- The United States continues to experience an unusually mild flu season with most states seeing only minimal flu activity.
- Last year by this time, the flu was widespread in the United States, with more than 9 million reported cases.
- Some states including Mississippi are experiencing moderate flu activity.
All data and statistics are based on publicly available data at the time of publication. Some information may be out of date. Visit our coronavirus hub and follow our live updates page for the most recent information on the COVID-19 pandemic.
Influenza seems to have taken a back seat during the COVID-19 pandemic.
This year’s flu season couldn’t be more different.
Though flu is out there in certain states including Mississippi and Texas, the United States continues to experience an unusually mild flu season.
But even in states with minimal activity, the flu is making its rounds.
Most states are reporting minimal flu activity, according to the latest flu report from the Centers for Disease Control and Prevention (CDC).
However, there are some states reporting more than minimal flu activity.
Mississippi is experiencing moderate flu activity, with most cases occurring in the city of Jackson.
Nevada’s flu vaccination rates are well below the national average.
Currently, estimates predict 21.7 percent of Nevada residents have been vaccinated against the flu. For reference, last year’s national flu vaccination average was around
Texas is also experiencing an uptick in flu activity, according to a flu surveillance map from Walgreens based on prescription data for influenza antiviral medications.
Even in areas experiencing moderate activity, cases are still significantly lower than what’s typically reported in the country.
According to Walgreens’ data, the flu is spreading in counties in Alabama and Georgia.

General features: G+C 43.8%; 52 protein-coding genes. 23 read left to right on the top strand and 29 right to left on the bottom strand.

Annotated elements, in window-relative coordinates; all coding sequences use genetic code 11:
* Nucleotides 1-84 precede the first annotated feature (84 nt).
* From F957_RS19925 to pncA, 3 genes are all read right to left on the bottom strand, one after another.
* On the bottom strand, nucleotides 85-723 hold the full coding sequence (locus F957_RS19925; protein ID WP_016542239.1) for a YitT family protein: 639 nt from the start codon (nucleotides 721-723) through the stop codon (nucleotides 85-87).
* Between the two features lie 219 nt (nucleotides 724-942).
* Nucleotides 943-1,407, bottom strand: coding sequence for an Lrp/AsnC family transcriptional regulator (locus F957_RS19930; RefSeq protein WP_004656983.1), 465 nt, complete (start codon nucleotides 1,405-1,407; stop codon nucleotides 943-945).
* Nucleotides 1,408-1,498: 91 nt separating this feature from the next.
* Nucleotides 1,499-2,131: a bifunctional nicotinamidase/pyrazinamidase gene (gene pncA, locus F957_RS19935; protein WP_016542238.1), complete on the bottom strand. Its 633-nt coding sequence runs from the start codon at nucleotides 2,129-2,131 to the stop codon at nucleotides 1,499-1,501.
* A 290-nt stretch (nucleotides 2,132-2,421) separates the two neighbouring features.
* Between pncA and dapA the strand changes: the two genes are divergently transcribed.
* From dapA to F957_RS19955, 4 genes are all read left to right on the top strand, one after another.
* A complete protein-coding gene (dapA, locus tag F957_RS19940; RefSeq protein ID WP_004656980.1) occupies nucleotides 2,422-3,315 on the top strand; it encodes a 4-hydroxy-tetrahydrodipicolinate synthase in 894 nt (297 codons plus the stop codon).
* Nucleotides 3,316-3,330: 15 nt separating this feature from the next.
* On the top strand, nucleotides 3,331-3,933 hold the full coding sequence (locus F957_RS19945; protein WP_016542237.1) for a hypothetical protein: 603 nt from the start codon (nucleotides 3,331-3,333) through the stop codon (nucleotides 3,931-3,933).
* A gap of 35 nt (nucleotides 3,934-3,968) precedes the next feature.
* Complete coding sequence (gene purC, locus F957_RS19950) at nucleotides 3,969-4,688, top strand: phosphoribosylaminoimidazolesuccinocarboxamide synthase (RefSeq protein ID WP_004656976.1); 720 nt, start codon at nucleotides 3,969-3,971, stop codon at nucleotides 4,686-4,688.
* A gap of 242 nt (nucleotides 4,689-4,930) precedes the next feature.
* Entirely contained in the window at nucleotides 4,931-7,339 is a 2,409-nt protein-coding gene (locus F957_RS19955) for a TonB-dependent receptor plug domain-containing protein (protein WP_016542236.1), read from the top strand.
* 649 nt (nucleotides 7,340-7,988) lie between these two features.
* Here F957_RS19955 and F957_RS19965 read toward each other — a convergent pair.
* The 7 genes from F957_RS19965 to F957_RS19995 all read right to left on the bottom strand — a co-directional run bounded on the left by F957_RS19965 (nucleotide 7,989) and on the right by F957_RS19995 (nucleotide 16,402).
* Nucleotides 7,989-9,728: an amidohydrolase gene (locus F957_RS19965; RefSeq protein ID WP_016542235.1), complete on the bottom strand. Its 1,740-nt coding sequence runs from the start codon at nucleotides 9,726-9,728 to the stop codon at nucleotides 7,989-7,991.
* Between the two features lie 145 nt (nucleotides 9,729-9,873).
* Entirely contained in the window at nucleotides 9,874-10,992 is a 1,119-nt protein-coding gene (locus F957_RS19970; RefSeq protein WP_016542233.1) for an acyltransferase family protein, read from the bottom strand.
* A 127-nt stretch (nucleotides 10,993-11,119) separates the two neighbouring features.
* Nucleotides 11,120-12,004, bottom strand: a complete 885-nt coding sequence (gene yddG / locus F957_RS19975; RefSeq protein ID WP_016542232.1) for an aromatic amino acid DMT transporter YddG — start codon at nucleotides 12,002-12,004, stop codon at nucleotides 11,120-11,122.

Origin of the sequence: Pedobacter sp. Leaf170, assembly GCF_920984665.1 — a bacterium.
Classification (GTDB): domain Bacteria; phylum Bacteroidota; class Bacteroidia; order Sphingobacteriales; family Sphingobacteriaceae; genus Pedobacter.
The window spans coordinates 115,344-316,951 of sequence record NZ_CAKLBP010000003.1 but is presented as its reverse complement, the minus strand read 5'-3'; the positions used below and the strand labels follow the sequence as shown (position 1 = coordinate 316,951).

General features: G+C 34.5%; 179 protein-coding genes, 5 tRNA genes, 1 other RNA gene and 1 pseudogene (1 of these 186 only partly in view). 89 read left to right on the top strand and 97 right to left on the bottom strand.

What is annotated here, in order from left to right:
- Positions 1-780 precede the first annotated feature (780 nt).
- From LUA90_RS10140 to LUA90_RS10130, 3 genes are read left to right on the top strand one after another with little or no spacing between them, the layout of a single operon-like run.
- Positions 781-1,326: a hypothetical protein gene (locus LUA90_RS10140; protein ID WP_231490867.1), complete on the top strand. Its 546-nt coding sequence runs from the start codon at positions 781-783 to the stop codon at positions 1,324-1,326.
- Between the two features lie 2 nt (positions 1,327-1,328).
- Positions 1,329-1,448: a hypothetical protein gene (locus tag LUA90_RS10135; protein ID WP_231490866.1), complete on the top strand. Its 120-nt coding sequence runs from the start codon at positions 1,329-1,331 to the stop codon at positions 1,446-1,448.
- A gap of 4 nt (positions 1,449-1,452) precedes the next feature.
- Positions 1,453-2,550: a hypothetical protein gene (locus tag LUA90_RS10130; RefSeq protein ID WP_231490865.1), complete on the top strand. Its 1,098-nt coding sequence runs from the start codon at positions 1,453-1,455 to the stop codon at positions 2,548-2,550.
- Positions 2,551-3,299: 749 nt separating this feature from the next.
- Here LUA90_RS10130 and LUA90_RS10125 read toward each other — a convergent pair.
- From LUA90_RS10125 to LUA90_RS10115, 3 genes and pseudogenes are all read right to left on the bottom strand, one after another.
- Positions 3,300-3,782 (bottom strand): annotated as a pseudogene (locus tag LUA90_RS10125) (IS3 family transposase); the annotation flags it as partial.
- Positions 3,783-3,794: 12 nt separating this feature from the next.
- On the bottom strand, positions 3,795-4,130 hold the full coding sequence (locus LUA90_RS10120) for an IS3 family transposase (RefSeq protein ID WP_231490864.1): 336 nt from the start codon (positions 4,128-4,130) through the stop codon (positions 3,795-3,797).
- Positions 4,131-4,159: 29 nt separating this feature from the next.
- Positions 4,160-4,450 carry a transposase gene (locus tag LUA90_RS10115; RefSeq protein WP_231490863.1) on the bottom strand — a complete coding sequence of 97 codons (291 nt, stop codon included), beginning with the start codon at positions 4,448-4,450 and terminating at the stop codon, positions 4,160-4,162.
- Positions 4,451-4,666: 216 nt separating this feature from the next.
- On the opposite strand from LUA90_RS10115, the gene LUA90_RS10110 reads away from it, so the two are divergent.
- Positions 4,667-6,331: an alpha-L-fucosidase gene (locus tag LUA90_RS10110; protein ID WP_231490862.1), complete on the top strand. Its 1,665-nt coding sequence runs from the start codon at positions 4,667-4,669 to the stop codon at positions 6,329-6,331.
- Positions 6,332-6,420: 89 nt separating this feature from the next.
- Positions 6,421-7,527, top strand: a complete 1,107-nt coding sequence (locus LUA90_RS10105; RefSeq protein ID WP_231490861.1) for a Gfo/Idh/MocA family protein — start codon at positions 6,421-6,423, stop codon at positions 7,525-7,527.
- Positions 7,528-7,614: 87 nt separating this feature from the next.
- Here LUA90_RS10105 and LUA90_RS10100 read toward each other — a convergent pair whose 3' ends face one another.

The uncharacteristically low levels of flu observed across the country can likely be attributed to the mitigation measures used for COVID-19, said Dr. Scott Kaiser, a board-certified family medicine physician and geriatrician at Providence Saint John’s Health Center in Santa Monica, California.
“Wearing a mask, physical distancing, and washing hands are not only critical to reducing the spread of COVID-19, but protect against the spread of flu as well,” Kaiser said.
In South Carolina, flu activity has been milder than usual. But in its place is the rhinovirus, which causes the common cold.
Dr. Elizabeth Mack, a pediatric critical care physician at Medical University of South Carolina Children’s Health, said she’s seen tons of rhinovirus cases this year, a trend that’s been reported across the country.
Most people who contract rhinovirus will experience a runny nose and cough and be fine, Mack said, but younger children and older adults can be particularly vulnerable.
“It just hits people differently,” Mack said.
Mack has seen several cases of young babies with rhinovirus bronchiolitis. It’s unclear what’s driving this trend, she said.
Some infectious disease experts suspect rhinovirus may be able to help prevent the flu by jumpstarting the immune system.
If the tissues that line the airways of the lungs were recently exposed to rhinovirus, the flu virus was unable to infect the tissue, according to the Yale study.
It’s unclear how big of a role rhinoviruses have played in this season’s flu activity, and if coronaviruses could have a similar impact.
With the flu festering across the country, it’s crucial to continue to play it safe.
The flu typically is full force around now,
“It is clear that flu activity is significantly lower at this point compared with last year. That said, flu activity may certainly increase in coming months so now is not the time to let your guard down,” Kaiser said.
And it’s not too late to get a flu shot.
“While it is a little late, if someone is not vaccinated I would certainly recommend that at this point in the season,” Mack said.
Though influenza has taken a back seat to COVID-19 this year, the flu is scattered across the United States.
Data shows the flu is spreading in Texas and Mississippi, and some states including Nevada and South Carolina are experiencing mild activity.
Most states are reporting minimal flu activity.
Flu season usually peaks around February and continues through the spring, so flu experts recommend keeping your guard up and getting the flu shot if you haven’t done so.